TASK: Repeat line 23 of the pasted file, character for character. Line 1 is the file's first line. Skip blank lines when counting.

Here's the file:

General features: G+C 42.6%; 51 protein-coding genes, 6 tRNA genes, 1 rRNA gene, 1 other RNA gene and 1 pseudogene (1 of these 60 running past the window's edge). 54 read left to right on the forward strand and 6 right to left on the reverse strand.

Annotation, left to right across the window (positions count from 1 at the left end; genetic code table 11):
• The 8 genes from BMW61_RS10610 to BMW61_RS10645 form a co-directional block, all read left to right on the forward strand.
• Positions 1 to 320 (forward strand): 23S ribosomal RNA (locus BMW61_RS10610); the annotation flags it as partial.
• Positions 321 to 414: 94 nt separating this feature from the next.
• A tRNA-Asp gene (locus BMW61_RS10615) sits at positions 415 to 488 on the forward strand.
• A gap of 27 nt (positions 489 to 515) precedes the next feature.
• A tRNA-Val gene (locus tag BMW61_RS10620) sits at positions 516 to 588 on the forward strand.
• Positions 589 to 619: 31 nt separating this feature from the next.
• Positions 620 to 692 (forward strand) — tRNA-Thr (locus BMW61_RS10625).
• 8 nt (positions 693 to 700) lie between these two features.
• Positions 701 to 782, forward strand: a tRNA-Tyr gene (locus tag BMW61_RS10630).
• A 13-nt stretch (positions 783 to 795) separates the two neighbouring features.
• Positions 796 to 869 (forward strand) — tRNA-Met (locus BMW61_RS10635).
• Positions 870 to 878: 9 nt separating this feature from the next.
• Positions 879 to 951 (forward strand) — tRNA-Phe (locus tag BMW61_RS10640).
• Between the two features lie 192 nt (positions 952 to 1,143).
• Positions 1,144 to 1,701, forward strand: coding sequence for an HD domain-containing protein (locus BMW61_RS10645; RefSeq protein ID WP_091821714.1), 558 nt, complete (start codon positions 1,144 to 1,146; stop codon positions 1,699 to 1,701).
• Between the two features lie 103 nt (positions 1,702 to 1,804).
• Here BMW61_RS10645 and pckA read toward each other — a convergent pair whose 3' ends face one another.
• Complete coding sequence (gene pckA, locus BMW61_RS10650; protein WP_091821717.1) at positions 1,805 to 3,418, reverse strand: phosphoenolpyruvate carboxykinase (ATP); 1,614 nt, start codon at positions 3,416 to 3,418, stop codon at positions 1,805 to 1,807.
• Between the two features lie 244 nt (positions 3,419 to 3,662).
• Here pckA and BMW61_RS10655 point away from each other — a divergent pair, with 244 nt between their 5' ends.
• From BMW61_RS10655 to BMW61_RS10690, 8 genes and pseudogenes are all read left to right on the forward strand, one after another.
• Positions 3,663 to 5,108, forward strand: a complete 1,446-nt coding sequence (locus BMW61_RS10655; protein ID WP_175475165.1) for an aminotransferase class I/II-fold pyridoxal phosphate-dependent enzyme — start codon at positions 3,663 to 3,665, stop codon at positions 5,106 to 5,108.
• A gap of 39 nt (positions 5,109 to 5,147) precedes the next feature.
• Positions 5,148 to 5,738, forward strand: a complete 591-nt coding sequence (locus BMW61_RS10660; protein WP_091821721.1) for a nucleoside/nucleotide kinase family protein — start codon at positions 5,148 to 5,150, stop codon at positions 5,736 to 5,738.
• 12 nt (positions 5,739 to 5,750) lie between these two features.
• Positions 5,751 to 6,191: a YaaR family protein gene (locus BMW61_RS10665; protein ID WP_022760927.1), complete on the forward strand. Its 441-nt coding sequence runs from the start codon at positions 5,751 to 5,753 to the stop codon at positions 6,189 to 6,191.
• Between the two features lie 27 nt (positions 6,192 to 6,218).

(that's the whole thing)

• Here pckA and BMW61_RS10655 point away from each other — a divergent pair, with 244 nt between their 5' ends.